Living with autism is a challenge that as many as one in fifty families face everyday. Meet a family who says intensive therapy has not just helped their daughter, but changed their lives.
Four-year-old Kendall's mom and dad can't believe how far she's come.
"Where our daughter is today versus where she was a year ago is night and day," says Jason Jones.
When Jason and Andrea's second daughter is born, there's pure joy, but soon they see Kendall struggle.
"She wanted to communicate, but she was having a hard time doing that, so she would just kind of scream or have tantrums," says Andrea Jones.
Doctors eventually figured out that Kendall was on the autism spectrum. The diagnosis is only the beginning. Kendall is a frustrated toddler, and her behavior is unruly.
"I remember times I was sitting on the doorstep I just had to walk outside, take a moment, close the door. My daughter is in the house screaming and I felt like there was nothing I could do about it," says Jason.
"It was hard to watch her at preschool. She would be by herself," says Andrea.
Intensive therapy would be the only answer. Not only can it be very costly, but it's often tough to find the right fit.
"It's not easy to find the perfect place for your child," says Andrea.
Ultimately Kendall ends up at the Kauffman Children's Center in West Bloomfield where she is now blossoming with the help of a team.
In the sensory gym, each movement helps Kendall's brain organize thoughts, input, and movement in the real world.
"That's what helps sensory systems to be able to process effectively, so that they can do all of the rest of the skills that we need to do in terms that we're talking about whether it be speech and language or sit at the table at school," says Jessica Hunt, Director of Occupational Therapy.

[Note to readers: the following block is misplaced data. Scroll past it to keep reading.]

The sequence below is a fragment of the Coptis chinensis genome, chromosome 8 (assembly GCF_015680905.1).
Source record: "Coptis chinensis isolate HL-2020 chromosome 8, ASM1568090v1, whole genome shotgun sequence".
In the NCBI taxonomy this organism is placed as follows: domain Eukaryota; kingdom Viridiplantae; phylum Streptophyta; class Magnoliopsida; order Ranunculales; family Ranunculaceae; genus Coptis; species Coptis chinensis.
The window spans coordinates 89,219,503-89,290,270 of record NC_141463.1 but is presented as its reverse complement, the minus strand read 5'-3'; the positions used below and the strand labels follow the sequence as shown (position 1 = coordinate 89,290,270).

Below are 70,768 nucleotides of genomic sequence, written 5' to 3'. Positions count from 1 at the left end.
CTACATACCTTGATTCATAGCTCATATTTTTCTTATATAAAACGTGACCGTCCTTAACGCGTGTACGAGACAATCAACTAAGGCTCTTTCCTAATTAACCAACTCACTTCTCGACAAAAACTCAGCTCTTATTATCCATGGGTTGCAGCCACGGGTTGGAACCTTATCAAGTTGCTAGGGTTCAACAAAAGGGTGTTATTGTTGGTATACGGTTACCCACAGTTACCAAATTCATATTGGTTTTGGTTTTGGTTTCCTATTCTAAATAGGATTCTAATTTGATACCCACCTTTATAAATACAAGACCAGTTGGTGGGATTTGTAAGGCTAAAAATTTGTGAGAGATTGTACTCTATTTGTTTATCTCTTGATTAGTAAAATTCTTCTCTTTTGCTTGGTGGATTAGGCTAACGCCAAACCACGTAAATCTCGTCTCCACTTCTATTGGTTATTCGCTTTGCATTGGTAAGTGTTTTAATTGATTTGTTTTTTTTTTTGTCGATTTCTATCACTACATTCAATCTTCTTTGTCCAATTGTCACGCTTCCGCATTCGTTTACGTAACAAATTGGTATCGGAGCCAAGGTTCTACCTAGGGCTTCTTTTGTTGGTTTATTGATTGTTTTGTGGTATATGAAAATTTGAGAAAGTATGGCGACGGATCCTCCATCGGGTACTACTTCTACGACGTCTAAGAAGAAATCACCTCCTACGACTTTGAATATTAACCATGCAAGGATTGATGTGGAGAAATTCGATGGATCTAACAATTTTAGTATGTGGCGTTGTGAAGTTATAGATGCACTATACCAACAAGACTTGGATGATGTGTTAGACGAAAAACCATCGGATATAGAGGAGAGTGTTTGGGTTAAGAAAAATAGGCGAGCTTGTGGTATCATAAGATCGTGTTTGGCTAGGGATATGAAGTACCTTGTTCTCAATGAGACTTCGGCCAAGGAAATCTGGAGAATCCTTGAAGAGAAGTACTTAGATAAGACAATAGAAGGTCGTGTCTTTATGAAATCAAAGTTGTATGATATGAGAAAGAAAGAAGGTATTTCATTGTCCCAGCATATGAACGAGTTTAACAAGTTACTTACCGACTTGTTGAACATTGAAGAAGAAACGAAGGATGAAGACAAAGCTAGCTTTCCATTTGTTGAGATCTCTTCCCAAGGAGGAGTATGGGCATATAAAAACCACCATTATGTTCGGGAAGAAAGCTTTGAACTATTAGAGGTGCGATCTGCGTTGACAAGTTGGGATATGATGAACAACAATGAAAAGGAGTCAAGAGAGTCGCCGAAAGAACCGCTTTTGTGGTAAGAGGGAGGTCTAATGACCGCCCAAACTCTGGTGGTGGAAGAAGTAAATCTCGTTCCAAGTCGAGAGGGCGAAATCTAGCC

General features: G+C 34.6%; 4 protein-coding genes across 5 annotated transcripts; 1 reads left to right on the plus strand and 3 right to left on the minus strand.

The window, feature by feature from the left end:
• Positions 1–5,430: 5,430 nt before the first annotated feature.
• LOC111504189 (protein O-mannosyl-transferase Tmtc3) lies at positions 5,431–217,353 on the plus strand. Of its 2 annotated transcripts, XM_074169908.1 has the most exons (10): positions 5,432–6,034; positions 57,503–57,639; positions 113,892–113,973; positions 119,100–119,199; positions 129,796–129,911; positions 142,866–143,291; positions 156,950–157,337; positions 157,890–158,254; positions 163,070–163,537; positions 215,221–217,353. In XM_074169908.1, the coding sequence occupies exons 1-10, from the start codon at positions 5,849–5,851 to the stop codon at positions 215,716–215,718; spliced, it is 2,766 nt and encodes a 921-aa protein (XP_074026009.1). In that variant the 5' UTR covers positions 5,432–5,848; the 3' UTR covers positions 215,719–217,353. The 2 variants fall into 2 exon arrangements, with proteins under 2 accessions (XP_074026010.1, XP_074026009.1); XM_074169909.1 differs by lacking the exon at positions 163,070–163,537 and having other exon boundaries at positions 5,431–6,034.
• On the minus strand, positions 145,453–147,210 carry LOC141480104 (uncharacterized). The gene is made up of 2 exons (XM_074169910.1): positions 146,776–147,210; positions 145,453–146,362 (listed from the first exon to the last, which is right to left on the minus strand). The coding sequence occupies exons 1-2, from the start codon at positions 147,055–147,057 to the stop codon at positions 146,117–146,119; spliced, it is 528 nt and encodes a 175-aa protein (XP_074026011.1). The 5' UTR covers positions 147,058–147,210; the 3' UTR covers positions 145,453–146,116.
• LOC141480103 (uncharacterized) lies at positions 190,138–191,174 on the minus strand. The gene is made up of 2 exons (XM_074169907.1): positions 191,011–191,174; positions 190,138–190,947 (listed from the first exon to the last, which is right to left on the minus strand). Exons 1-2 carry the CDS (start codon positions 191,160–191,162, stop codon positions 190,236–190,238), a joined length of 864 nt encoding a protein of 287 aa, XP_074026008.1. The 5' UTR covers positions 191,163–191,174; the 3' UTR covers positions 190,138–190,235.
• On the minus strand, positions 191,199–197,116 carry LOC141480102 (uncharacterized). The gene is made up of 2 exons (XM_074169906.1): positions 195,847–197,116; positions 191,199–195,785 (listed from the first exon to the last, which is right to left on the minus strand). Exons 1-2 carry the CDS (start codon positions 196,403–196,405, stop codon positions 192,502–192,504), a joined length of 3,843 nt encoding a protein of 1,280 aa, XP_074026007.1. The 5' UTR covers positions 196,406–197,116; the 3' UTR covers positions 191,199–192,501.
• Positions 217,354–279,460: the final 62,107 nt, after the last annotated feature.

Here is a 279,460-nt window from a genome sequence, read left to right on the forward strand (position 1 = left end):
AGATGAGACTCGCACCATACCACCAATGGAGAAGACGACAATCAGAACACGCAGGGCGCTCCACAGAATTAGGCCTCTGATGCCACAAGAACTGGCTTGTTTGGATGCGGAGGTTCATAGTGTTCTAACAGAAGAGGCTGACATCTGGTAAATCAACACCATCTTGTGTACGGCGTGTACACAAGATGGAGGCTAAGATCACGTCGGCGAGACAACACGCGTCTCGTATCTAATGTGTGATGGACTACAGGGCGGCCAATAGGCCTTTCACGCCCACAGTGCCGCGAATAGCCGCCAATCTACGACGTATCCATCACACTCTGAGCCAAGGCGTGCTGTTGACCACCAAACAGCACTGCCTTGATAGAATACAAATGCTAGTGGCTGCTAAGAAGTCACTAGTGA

Behavioral and speech therapy are a big part of Kendall's treatment.
"We look at function of behavior, what need is the child have being met. Then we need to figure out a way to make it less necessary to engage in that problem behavior. So we're teaching the child communication to replace the inappropriate behavior," says Kerry Peterson, Director of Autism Programs.
She's succeeding with speech therapy. It all constitutes applied behavior analysis, or ABA therapy, a widely recognized treatment for autism.
"There's two things we're looking at. Teaching them new skills in the most effective way possible, and then we're also looking at addressing problem behaviors in a research based way," says Peterson.
It hasn't been easy, but Jason and Andrea have survived financial hardship and strains on their marriage. Now a family of five, they celebrate Kendall's differences and progress.
"She has skills to be able to cope with emotional issues that boil up her system, and I never have those moments were I have to walk out of the room," says Jason.
"She's much different now. She walks up to strangers and wants to give them hugs and she can get everything out now. She has so much to say," says Andrea.
During this Autism Awareness Month Andrea and the Jones family want to tell other families, keep asking questions. Talk to other parents and look for support.